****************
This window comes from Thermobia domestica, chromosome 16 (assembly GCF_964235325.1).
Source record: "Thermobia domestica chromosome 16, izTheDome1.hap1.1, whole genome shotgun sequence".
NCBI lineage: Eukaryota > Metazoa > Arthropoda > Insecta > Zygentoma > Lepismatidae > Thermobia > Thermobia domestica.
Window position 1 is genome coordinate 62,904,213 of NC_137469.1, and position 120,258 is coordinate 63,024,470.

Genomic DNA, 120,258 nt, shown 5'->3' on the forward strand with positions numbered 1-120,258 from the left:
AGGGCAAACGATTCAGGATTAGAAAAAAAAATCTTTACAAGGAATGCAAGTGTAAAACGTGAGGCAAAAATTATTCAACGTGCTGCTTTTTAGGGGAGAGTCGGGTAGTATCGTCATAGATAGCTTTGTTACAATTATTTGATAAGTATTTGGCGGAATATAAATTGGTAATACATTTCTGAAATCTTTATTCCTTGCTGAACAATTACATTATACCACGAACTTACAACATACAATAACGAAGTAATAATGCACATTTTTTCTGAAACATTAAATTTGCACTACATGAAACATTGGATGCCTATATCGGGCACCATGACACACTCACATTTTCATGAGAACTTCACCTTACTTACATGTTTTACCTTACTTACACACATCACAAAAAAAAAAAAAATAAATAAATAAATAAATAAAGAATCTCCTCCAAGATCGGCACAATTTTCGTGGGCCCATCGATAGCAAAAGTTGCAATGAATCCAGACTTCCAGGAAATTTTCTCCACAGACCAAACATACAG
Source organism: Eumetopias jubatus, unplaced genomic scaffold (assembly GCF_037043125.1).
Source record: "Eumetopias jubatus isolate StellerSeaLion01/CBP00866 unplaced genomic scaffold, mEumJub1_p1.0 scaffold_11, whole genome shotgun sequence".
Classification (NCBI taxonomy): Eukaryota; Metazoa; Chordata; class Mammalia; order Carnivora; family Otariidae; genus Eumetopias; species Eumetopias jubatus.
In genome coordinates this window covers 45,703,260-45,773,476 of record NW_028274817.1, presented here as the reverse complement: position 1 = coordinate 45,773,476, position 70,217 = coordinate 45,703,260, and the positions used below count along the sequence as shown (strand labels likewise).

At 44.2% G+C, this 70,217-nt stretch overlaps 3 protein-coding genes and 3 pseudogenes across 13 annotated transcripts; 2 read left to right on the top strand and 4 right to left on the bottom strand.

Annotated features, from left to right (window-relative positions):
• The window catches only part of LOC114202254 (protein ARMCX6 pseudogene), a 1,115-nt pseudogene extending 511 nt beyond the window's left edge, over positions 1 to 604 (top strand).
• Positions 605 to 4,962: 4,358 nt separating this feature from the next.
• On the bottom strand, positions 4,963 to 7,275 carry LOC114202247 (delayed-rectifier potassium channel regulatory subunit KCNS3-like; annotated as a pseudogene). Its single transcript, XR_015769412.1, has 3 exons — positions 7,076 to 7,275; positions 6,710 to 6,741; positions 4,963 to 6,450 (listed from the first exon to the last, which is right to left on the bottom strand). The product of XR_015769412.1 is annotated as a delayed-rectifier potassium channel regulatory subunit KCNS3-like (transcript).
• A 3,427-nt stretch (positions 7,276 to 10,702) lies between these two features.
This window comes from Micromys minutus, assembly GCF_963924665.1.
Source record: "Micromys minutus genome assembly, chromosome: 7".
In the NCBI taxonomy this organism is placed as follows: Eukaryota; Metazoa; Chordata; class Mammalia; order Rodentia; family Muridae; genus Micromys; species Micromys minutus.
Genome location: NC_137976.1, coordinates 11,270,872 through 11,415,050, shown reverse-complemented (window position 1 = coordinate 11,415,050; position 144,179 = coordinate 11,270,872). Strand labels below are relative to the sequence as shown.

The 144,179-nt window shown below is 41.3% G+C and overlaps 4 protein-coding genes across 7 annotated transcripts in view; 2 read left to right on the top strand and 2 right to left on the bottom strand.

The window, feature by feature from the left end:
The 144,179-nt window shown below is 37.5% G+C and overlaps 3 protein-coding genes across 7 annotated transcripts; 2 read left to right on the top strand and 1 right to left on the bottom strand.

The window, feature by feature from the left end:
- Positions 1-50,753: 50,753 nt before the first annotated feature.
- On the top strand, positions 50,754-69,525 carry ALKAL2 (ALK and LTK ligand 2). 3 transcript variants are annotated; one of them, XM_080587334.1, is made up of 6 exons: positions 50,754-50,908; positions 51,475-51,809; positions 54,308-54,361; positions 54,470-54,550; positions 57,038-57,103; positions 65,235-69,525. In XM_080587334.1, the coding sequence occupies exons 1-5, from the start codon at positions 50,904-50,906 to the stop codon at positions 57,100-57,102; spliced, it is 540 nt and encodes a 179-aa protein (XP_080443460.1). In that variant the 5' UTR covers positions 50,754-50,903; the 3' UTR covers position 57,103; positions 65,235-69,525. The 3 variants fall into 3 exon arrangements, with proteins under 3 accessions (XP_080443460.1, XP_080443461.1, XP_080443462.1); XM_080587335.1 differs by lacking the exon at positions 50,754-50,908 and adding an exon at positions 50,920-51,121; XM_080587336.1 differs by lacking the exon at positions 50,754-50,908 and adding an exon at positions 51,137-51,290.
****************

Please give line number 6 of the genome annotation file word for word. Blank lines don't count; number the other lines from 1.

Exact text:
AGGGCAAACGATTCAGGATTAGAAAAAAAAATCTTTACAAGGAATGCAAGTGTAAAACGTGAGGCAAAAATTATTCAACGTGCTGCTTTTTAGGGGAGAGTCGGGTAGTATCGTCATAGATAGCTTTGTTACAATTATTTGATAAGTATTTGGCGGAATATAAATTGGTAATACATTTCTGAAATCTTTATTCCTTGCTGAACAATTACATTATACCACGAACTTACAACATACAATAACGAAGTAATAATGCACATTTTTTCTGAAACATTAAATTTGCACTACATGAAACATTGGATGCCTATATCGGGCACCATGACACACTCACATTTTCATGAGAACTTCACCTTACTTACATGTTTTACCTTACTTACACACATCACAAAAAAAAAAAAAATAAATAAATAAATAAATAAAGAATCTCCTCCAAGATCGGCACAATTTTCGTGGGCCCATCGATAGCAAAAGTTGCAATGAATCCAGACTTCCAGGAAATTTTCTCCACAGACCAAACATACAG